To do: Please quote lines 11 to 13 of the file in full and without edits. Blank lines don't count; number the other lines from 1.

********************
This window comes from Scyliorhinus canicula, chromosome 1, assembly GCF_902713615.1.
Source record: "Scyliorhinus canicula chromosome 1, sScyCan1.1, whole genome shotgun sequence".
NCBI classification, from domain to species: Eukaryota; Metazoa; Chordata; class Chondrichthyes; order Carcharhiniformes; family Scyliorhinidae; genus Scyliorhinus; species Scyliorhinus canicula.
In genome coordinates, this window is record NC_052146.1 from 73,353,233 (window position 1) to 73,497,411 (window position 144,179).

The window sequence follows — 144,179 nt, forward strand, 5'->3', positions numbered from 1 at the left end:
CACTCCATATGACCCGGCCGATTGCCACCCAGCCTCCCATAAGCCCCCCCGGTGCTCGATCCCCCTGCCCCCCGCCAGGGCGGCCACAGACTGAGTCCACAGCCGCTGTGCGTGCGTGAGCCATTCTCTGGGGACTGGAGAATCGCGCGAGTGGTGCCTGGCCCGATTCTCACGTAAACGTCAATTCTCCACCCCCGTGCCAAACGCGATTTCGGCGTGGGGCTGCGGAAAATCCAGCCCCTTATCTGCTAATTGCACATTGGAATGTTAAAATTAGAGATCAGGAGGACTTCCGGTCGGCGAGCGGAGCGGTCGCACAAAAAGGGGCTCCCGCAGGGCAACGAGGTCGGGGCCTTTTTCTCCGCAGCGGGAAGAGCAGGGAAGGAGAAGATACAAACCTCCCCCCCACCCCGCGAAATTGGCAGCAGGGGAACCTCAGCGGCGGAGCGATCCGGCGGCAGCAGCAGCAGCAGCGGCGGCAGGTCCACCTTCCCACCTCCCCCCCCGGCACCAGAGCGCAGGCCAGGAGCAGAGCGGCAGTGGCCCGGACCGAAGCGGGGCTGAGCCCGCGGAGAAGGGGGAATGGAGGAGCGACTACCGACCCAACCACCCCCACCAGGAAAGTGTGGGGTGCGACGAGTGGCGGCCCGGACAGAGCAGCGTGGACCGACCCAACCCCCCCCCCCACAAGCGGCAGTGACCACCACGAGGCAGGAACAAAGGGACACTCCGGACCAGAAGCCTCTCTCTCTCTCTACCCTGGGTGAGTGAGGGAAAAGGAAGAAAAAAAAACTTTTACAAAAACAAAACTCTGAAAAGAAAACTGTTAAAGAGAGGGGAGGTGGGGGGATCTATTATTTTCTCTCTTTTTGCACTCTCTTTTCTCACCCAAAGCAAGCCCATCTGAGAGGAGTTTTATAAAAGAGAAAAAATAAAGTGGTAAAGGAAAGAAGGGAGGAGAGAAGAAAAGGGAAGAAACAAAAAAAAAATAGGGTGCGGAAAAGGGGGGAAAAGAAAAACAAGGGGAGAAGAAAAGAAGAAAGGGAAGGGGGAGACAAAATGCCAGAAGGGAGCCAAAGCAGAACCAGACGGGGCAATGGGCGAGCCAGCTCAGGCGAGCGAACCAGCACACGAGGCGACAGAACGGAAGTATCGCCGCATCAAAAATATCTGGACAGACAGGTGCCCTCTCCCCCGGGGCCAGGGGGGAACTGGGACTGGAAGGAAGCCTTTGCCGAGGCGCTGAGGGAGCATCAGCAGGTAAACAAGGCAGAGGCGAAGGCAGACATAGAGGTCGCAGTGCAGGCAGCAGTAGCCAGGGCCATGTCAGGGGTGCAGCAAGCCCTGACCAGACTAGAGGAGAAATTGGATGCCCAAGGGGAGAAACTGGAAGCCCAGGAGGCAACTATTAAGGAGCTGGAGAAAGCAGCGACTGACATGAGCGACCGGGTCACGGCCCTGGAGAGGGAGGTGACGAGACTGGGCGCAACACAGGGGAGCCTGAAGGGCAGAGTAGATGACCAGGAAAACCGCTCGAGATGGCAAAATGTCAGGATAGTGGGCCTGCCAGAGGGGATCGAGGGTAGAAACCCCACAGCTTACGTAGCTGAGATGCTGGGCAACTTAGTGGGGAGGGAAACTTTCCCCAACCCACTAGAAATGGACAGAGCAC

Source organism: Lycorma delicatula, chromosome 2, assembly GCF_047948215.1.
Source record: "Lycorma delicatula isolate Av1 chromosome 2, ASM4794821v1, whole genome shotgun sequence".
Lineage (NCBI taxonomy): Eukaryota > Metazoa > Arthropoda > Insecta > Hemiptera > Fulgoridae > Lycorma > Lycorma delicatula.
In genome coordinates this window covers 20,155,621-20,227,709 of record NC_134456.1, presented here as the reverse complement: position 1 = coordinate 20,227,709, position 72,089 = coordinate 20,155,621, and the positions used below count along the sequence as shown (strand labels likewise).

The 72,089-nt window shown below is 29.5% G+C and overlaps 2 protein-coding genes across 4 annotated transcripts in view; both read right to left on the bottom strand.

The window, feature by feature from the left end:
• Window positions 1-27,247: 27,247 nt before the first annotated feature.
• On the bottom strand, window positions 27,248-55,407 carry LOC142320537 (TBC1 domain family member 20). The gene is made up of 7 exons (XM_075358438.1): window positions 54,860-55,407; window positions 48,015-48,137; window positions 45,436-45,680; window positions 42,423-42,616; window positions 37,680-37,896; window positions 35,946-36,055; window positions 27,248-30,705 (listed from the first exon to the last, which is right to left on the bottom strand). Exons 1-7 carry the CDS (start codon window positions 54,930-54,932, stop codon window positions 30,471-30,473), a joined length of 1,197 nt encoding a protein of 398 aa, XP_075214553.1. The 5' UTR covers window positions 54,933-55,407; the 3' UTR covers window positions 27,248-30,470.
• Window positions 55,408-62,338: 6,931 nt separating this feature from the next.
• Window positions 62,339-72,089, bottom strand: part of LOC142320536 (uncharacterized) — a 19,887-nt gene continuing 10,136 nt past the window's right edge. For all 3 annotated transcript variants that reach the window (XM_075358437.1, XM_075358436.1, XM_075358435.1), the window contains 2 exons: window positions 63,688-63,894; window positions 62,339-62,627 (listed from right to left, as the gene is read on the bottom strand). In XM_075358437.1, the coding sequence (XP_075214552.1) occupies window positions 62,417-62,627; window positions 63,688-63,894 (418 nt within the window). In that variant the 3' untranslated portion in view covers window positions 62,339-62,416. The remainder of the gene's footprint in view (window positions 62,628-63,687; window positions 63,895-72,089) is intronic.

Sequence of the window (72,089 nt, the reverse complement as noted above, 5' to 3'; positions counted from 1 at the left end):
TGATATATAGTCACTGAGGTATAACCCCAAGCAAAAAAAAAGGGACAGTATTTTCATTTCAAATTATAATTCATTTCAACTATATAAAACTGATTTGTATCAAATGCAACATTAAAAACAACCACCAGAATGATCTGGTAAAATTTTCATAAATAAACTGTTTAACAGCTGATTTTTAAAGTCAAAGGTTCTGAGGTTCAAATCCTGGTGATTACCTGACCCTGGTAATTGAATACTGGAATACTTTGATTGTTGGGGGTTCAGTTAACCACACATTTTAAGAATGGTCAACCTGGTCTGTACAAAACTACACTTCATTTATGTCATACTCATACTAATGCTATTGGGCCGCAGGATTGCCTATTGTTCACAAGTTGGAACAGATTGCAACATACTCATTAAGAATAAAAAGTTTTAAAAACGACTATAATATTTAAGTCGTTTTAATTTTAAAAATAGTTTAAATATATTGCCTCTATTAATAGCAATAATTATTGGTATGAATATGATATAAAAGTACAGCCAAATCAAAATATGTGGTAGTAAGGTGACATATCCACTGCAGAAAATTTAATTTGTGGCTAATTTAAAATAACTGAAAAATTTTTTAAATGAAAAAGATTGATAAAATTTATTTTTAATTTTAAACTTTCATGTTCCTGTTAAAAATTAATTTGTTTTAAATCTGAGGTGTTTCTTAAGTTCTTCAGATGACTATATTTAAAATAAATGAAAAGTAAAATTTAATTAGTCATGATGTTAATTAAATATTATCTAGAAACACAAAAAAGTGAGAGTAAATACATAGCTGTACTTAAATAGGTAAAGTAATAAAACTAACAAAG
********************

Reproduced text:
The 72,089-nt window shown below is 29.5% G+C and overlaps 2 protein-coding genes across 4 annotated transcripts in view; both read right to left on the bottom strand.

The window, feature by feature from the left end:
• Window positions 1-27,247: 27,247 nt before the first annotated feature.